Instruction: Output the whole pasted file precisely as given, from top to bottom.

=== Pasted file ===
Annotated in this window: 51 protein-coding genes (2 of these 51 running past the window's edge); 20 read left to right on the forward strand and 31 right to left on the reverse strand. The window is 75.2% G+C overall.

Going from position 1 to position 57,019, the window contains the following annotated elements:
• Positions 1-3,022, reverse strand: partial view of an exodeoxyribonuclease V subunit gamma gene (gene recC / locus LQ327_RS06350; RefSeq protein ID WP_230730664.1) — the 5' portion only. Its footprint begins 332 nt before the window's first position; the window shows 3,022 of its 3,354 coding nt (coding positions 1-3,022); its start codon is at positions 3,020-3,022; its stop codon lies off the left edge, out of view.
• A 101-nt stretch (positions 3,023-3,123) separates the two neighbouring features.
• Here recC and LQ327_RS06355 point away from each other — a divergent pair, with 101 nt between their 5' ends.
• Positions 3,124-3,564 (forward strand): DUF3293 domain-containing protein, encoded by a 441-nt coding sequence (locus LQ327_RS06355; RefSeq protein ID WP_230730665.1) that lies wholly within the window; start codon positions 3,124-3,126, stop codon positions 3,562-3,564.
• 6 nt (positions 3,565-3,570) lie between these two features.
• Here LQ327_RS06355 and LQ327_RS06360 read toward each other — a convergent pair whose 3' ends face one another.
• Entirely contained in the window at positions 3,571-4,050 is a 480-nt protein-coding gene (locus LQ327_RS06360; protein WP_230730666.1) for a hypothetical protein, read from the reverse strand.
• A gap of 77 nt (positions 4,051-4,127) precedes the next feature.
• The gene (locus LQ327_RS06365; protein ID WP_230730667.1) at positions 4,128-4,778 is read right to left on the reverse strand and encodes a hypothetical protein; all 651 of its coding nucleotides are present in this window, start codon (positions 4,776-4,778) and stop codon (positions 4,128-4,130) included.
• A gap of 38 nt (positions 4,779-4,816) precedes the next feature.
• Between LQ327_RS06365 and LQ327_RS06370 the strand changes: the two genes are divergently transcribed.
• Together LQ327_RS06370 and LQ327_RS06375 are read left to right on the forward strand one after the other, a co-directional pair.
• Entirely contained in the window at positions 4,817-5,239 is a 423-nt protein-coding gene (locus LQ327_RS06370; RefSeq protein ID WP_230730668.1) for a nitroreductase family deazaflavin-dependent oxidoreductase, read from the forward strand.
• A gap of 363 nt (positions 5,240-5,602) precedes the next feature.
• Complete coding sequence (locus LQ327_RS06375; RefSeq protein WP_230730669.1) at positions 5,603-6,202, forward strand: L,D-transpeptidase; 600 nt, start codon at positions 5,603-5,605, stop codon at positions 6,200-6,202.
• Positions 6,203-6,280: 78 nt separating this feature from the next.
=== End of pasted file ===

Annotated in this window: 51 protein-coding genes (2 of these 51 running past the window's edge); 20 read left to right on the forward strand and 31 right to left on the reverse strand. The window is 75.2% G+C overall.

Going from position 1 to position 57,019, the window contains the following annotated elements:
• Positions 1-3,022, reverse strand: partial view of an exodeoxyribonuclease V subunit gamma gene (gene recC / locus LQ327_RS06350; RefSeq protein ID WP_230730664.1) — the 5' portion only. Its footprint begins 332 nt before the window's first position; the window shows 3,022 of its 3,354 coding nt (coding positions 1-3,022); its start codon is at positions 3,020-3,022; its stop codon lies off the left edge, out of view.
• A 101-nt stretch (positions 3,023-3,123) separates the two neighbouring features.
• Here recC and LQ327_RS06355 point away from each other — a divergent pair, with 101 nt between their 5' ends.
• Positions 3,124-3,564 (forward strand): DUF3293 domain-containing protein, encoded by a 441-nt coding sequence (locus LQ327_RS06355; RefSeq protein ID WP_230730665.1) that lies wholly within the window; start codon positions 3,124-3,126, stop codon positions 3,562-3,564.
• 6 nt (positions 3,565-3,570) lie between these two features.
• Here LQ327_RS06355 and LQ327_RS06360 read toward each other — a convergent pair whose 3' ends face one another.
• Entirely contained in the window at positions 3,571-4,050 is a 480-nt protein-coding gene (locus LQ327_RS06360; protein WP_230730666.1) for a hypothetical protein, read from the reverse strand.
• A gap of 77 nt (positions 4,051-4,127) precedes the next feature.
• The gene (locus LQ327_RS06365; protein ID WP_230730667.1) at positions 4,128-4,778 is read right to left on the reverse strand and encodes a hypothetical protein; all 651 of its coding nucleotides are present in this window, start codon (positions 4,776-4,778) and stop codon (positions 4,128-4,130) included.
• A gap of 38 nt (positions 4,779-4,816) precedes the next feature.
• Between LQ327_RS06365 and LQ327_RS06370 the strand changes: the two genes are divergently transcribed.
• Together LQ327_RS06370 and LQ327_RS06375 are read left to right on the forward strand one after the other, a co-directional pair.
• Entirely contained in the window at positions 4,817-5,239 is a 423-nt protein-coding gene (locus LQ327_RS06370; RefSeq protein ID WP_230730668.1) for a nitroreductase family deazaflavin-dependent oxidoreductase, read from the forward strand.
• A gap of 363 nt (positions 5,240-5,602) precedes the next feature.
• Complete coding sequence (locus LQ327_RS06375; RefSeq protein WP_230730669.1) at positions 5,603-6,202, forward strand: L,D-transpeptidase; 600 nt, start codon at positions 5,603-5,605, stop codon at positions 6,200-6,202.
• Positions 6,203-6,280: 78 nt separating this feature from the next.